We all know that the safest place for a cat to live is inside your home. However, sometimes that simply isn’t possible. There are times when circumstances dictate that, no matter how much you love your cat(s), they must spend all or most of the their time outside.
For us, our inside cat (Alexa) simply could not and would not tolerate other cats coming inside. When our current outside babies came along, Alexa already had complete and total run of the house. To bring any inside would surely incite a riot. I honestly just don’t trust any of them not to fight and it would break my heart if any harm came to any of them.
Fortunately, Hannah, Jelly Bean, and Queen Fatima seem perfectly content with the arrangement. After all, their outdoor crib is the only one they know. We’re very lucky to live in a remote area with a garage they have access to 24/7 – as well as two abandoned barns they LOVE to hang out in. The garage and the barns have lofts that Jelly Bean and Fatima love to sleep in. Hannah prefers to sleep on the carport, so I keep a warm, elaborate tent for her during the cold months. When it gets super cold, she joins the others in the loft.
If your cat or cats also have to live outside, realize that there are steps you can take to protect them, keep them safe, and even help them live longer. Below are my own tricks and tips of the trade that I’ve adhered to through many years of being a cat mom:
- Like inside cats, make sure your outside cats eat primarily cat food. People tend to think of outside cats, often, like dogs. They’ll throw them scraps as they would a German Shepherd. Cats have very dainty, complex digestive tracts and cat food products are designed especially for them. It’s the food they should be given the majority of the time.
- I’ve never put collars of any sort on my outside cats. Some people do, and swear by it, but I’m scared by the thought of the collar getting caught on something. Again, we live in a remote area, so I don’t have to worry about name tags, dog catchers, or anything like that. If I did, I’d find a “break away” collar.
- Give your outside cat LOTS of escape opportunities. Not only is our yard full of trees, but my husband keeps the garage door open just large enough for our cats to slink into. Nothing larger can follow them into the garage.
- On the carport, I have tall black shelves that our cats can also jump onto if a skunk, possum, or raccoon spooks them.
- Keep all motor oil, weed killers, car wash, etc. put far away from nosy cats. Also, be sure to spray (with a hose) any residue left behind. These products can be poisonous to inquisitive cats.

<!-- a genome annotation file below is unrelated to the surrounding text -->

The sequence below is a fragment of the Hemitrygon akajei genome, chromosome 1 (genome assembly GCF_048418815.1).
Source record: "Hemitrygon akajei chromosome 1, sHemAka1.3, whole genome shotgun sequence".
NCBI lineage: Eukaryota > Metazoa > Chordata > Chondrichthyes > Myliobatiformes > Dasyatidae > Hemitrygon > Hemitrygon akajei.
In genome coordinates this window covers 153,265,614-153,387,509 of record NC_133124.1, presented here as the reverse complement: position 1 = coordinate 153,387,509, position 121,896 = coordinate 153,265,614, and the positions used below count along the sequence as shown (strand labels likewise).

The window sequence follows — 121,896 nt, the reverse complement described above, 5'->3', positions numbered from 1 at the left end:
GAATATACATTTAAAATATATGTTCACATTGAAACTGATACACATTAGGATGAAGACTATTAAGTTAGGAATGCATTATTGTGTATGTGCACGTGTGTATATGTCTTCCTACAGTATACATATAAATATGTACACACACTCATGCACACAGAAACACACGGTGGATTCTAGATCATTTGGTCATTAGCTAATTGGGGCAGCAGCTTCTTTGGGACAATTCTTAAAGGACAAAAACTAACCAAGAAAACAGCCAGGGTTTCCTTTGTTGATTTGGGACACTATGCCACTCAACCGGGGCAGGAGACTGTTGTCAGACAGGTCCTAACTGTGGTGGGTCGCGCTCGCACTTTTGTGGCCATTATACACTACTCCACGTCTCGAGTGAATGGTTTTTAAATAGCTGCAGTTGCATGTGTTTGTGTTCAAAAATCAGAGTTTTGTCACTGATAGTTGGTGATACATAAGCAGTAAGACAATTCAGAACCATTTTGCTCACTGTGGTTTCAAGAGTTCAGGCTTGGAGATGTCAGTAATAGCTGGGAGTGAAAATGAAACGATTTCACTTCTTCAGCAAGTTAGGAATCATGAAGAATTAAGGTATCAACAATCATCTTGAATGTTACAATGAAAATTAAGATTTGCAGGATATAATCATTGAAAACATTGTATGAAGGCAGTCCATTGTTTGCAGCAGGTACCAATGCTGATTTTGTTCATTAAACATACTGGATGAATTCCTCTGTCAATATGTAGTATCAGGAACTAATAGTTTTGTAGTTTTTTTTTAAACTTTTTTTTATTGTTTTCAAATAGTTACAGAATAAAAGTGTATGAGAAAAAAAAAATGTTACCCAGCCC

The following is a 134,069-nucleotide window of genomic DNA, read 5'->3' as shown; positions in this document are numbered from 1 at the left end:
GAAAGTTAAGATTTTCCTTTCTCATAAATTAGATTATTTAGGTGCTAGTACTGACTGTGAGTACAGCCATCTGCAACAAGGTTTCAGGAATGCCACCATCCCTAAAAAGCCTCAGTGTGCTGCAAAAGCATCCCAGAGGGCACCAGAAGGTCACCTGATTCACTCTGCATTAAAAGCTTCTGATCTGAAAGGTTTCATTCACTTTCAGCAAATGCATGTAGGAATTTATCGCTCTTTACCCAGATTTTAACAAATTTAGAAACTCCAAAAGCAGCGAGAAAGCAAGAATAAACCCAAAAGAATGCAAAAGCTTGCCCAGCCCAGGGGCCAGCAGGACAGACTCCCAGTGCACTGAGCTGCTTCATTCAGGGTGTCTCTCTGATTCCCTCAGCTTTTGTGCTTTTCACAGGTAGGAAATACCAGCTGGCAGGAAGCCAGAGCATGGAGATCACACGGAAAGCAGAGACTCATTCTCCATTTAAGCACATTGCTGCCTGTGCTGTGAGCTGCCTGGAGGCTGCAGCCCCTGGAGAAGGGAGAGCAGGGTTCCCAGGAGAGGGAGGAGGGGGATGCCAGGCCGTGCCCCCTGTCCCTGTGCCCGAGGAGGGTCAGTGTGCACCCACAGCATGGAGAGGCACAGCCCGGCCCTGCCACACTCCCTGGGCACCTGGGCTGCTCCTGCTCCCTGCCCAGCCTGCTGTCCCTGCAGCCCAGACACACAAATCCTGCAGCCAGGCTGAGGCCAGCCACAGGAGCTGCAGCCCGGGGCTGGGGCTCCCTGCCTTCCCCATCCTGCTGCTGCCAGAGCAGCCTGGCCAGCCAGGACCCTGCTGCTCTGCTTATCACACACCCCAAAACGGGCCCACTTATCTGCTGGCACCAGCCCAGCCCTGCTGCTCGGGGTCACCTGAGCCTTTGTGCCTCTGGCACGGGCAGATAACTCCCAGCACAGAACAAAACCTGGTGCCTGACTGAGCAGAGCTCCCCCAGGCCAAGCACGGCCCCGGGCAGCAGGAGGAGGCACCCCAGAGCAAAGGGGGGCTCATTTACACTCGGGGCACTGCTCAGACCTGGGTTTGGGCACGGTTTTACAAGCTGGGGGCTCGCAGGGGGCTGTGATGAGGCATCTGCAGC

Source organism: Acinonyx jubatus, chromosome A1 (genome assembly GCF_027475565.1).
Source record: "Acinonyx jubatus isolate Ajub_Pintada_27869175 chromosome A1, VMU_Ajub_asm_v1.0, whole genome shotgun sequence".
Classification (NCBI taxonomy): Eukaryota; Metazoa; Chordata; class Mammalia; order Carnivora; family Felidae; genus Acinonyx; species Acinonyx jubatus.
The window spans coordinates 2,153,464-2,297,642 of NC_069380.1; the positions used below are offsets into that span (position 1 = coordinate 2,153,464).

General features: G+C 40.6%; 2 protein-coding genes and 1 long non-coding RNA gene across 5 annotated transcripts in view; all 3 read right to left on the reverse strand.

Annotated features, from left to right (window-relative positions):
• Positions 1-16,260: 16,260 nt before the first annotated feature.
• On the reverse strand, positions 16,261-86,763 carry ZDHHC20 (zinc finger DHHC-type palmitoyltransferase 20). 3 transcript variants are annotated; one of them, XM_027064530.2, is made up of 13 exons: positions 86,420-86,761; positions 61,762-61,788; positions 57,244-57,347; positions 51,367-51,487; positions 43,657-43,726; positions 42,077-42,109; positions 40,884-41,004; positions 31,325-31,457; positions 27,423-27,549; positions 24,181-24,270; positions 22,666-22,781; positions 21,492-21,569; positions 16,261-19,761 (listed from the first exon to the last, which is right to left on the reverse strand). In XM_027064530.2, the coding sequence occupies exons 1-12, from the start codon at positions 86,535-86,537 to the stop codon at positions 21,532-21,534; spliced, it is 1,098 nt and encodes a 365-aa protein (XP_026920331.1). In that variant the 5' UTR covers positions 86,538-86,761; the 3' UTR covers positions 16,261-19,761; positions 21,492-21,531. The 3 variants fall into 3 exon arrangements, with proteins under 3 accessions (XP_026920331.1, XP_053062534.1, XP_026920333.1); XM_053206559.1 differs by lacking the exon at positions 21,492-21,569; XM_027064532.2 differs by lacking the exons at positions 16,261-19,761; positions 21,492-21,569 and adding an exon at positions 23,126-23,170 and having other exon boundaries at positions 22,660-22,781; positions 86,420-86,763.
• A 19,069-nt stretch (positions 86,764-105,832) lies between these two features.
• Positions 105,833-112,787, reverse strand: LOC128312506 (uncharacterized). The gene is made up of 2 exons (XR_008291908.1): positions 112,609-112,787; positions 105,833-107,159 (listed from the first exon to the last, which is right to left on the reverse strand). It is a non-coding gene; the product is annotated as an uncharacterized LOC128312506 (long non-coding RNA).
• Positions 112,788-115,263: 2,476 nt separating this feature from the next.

- Outside cats need love and attention as much as indoor cats. Make sure to set aside certain times each day to visit with your outside babies – even during the winter. Bundle up and cuddle up!
- Outside cats generally get some exercise on most days – often by chasing feathered or furry prey! However, they need physical activity and play just like our inside cats do. We tend to think they get all of the entertainment and exercise they need by living outdoors, but think about it: They pretty much see and do the same things over and over again. Mix things up for them by buying special cat toys, cat nip, scratching posts, and so on. Give them new things to see, smell, and do.
- I’ve always given our cats a combination of dry and wet cat food. I also give them food/treats that are good for their teeth.
- Always, always, always provide fresh, clean water and lots of it. In the winter, be sure to check on their water throughout the day.
- Make sure your cats have a safe, dry, warm, and comfortable bed. Cats love their beds as much as we humans do! Their beds are very important to them. Make certain that your cats have soft beds that are always dry. Place the cat bed where your cat likes to sleep or hang out. Realize that cats, generally, don’t want their bed in high-traffic areas. The thing a cat hates more than anything is feeling vulnerable. Put the bed in a safe, out of the way spot – preferable off the ground – or under a table or tent! See Cat Beds.
There’s no reason your outside cat can’t live a long and wonderful life. Our outside cats are beautifully healthy and happy and always live for many years. We’ve always had at least one inside diva cat (Prissy, and then Alexa) who refuses to allow feline company – so we’ve always had outside babies as well as the inside “spoiled” girls!
Love your cats, whether they’re inside cats or outside, with all you have and think about them and their happiness throughout the day – not just when it’s time to feed them. Remember, they need attention and affection as much as they need water and food.
Finally, I wanted to make sure you knew about Pet Health Insurance. This is a UK based business and can be a great, great service to cat parents.